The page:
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    • ". Though this work is specific to AD and not dementia, as AD is considered to be the most common type of dementia [20], similar age-specific trends and magnitude between the Europe and the United States is not unexpected. Sources of variability for prevalence of MCI and dementia have been previously described and potential causes include age and gender characteristics of study, diagnosis implementation, country, and year of study [16] [17]. For MCI in particular, a lack of consensus in criteria choice and implementation remains an important factor of heterogeneity: overall prevalence was more than doubled using DSM-IV versus Petersen criteria in the same population sample [8]. "
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    ABSTRACT: Abstract: The prevalence of mild cognitive impairment (MCI) and dementia according to age remain uncertain. We systematically extracted age-stratified estimates of MCI and dementia prevalence reported in European studies since 1995, and performed meta-analyses for dementia. We identified 10 relevant studies on MCI and 26 studies on dementia. Studies on MCI presented visually substantial heterogeneity preventing a meta-analysis, a majority reporting an increase in prevalence at ≥75 years old. Prevalence of dementia rose continuously from 55 years of age, reaching 44.7% (39.8; 49.6) in those ≥95 years of age. Homogenization of MCI criteria, and additional studies in Northern European population would be warranted.
    Journal of Alzheimer's disease: JAD 01/2015; 48(2). · 4.15 Impact Factor
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    • "Using the current definitions—averaged across the major population-based studies—worldwide prevalence of MCI and a-MCI among adults over 65 years is 18.9% (Petersen et al., 2014) and 7% (Ward et al., 2012a), respectively. That being said, prevalence estimates vary greatly across studies highlighting the need for enhanced standardization of operational definitions of MCI and its various subtypes (Ward et al., 2012a). With respect to risk factors, MCI is much the same as dementia: age, education, APOE genotype, vascular disease, and diabetes have all been identified (reviewed in Petersen et al., 2014). "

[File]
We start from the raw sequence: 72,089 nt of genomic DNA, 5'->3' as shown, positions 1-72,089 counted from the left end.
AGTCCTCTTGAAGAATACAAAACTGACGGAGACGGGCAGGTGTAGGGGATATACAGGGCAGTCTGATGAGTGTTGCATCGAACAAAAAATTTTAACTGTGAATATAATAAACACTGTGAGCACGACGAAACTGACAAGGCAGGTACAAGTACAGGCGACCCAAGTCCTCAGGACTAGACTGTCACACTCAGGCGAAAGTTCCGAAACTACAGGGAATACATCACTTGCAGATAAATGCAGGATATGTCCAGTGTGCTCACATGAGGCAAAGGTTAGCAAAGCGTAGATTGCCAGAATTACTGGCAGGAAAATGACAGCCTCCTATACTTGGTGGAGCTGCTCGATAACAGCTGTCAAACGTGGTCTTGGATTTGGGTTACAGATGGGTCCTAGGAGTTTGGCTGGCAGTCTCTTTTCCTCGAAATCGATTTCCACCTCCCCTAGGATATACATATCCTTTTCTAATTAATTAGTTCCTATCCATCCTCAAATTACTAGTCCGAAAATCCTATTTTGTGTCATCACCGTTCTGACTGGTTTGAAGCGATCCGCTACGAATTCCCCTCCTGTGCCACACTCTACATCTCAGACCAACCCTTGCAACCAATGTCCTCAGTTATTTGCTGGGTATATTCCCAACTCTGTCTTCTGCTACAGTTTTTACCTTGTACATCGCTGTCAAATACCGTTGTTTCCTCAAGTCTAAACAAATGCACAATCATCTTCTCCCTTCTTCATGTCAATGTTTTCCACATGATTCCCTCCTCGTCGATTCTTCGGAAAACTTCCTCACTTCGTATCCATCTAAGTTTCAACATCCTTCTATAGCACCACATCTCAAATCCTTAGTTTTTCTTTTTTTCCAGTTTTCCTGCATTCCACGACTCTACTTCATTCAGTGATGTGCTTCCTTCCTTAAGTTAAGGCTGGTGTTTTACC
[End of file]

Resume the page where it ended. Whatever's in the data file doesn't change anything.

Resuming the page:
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    ABSTRACT: As of 2010, the worldwide economic impact of dementia was estimated at $604 billion USD; and without discovery of a cure or effective interventions to delay disease progression, dementia’s annual global economic impact is expected to surpass $1 trillion USD as early as 2030. Alzheimer’s disease (AD) is the leading cause of dementia accounting for over 75% of all cases. Toxic accumulation of amyloid beta (Aβ), either by overproduction or some clearance failure, is thought to be an underlying mechanism of the neuronal cell death characteristic of AD—though this amyloid hypothesis has been increasingly challenged in recent years. A compelling alternative hypothesis points to chronic neuroinflammation as a common root in late-life degenerative diseases including AD. Apolipoprotein-E (APOE) genotype is the strongest genetic risk factor for AD: APOE-ε4 is proinflammatory and individuals with this genotype accumulate more Aβ, are at high risk of developing AD, and almost half of all AD patients have at least one ε4 allele. Recent studies suggest a bidirectional relationship exists between sleep and AD pathology. Sleep may play an important role in Aβ clearance, and getting good quality sleep vs. poor quality sleep might reduce the AD risk associated with neuroinflammation and the ε4 allele. Taken together, these findings are particularly important given the sleep disruptions commonly associated with AD and the increased burden disrupted sleep poses for AD caregivers. The current review aims to: (1) identify individuals at high risk for dementia who may benefit most from sleep interventions; (2) explore the role poor sleep quality plays in exacerbating AD type dementia; (3) examine the science of sleep interventions to date; and (4) provide a road map in pursuit of comprehensive sleep interventions, specifically targeted to promote cognitive function and delay progression of dementia.